Ronald Reagan Aircraft Carrier and Cigarette Huckster
Ronald Reagan urging his fans to send cartons of Chesterfield cigarettes to their friends. Reagan was hardly the only movie star who did this. Most of the famous stars of that era pitched cigarettes.
PHILIPPINE SEA (Nov. 8, 2018) The aircraft carrier USS Ronald Reagan (CVN 76), left, and the Japan Maritime Self-Defense Force helicopter destroyer JS Hyuga (DDH 181), right, are underway in formation with 16 other ships from the U.S. Navy and Japan Maritime Self-Defense Force (JMSDF) during Keen Sword 2019. Keen Sword 2019 is a joint, bilateral field-training exercise involving U.S. military and JMSDF personnel, designed to increase combat readiness and interoperability of the Japan-U.S. alliance. (U.S. Navy photo by Mass Communication Specialist 2nd Class Kaila V. Peters/Released)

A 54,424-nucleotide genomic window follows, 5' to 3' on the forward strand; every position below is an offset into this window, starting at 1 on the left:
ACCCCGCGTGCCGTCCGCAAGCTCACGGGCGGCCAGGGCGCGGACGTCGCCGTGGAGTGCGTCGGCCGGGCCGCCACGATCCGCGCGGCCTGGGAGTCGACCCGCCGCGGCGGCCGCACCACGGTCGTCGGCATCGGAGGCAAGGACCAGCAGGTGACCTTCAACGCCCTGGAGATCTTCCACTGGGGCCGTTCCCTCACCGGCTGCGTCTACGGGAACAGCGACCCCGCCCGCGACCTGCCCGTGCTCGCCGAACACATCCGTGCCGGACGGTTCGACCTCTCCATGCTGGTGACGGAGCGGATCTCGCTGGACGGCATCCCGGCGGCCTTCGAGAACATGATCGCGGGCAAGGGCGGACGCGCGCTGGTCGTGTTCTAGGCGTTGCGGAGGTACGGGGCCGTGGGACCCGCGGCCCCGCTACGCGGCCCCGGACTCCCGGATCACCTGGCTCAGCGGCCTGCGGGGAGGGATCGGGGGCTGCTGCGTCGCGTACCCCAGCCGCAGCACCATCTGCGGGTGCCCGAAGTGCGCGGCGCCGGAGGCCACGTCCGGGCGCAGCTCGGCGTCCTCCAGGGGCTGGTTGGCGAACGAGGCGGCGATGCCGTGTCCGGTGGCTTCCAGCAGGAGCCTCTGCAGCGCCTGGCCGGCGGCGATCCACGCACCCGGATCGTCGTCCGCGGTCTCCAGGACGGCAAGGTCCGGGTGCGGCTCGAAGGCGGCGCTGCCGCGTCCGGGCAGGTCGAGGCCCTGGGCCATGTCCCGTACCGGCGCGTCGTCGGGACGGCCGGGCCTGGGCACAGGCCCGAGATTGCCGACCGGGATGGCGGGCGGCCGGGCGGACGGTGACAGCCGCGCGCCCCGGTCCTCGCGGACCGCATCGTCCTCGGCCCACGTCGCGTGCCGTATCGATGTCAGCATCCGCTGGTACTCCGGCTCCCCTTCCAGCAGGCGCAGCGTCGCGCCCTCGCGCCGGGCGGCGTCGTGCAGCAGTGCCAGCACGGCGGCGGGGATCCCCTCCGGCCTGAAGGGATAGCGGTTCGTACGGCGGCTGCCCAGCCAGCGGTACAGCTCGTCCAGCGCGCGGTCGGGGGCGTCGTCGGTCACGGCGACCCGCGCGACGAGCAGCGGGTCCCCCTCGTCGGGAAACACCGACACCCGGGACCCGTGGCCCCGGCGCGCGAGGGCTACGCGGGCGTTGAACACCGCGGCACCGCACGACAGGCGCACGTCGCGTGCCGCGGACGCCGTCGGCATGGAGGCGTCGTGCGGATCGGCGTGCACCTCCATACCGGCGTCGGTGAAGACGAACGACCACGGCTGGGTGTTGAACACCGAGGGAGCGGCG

There are a lot of veterans of World War Two who have passed on who would have passed out seeing a Japanese destroyer up close to a US aircraft carrier. Times change.
Hawking cigarettes didn’t hurt Reagan’s career. He became President of the United States of America and received one of the highest honors the nation can give: an aircraft carrier was named for him.
Having a mild cigarette was important if you smoked a lot, I think
PHILIPPINE SEA (Nov. 16, 2018) The Nimitz-class aircraft carriers USS John C. Stennis (CVN 74), left, and USS Ronald Reagan (CVN 76), center, break formation following in the Philippine Sea. Stennis and Reagan are underway and conducting operations in international waters as part of a dual carrier strike force exercise. The U.S. Navy has patrolled the Indo-Pacific region routinely for more than 70 years promoting regional security, stability and prosperity. (U.S. Navy photo by Mass Communication Specialist 2nd Class Ryan D. McLearnon/Released)
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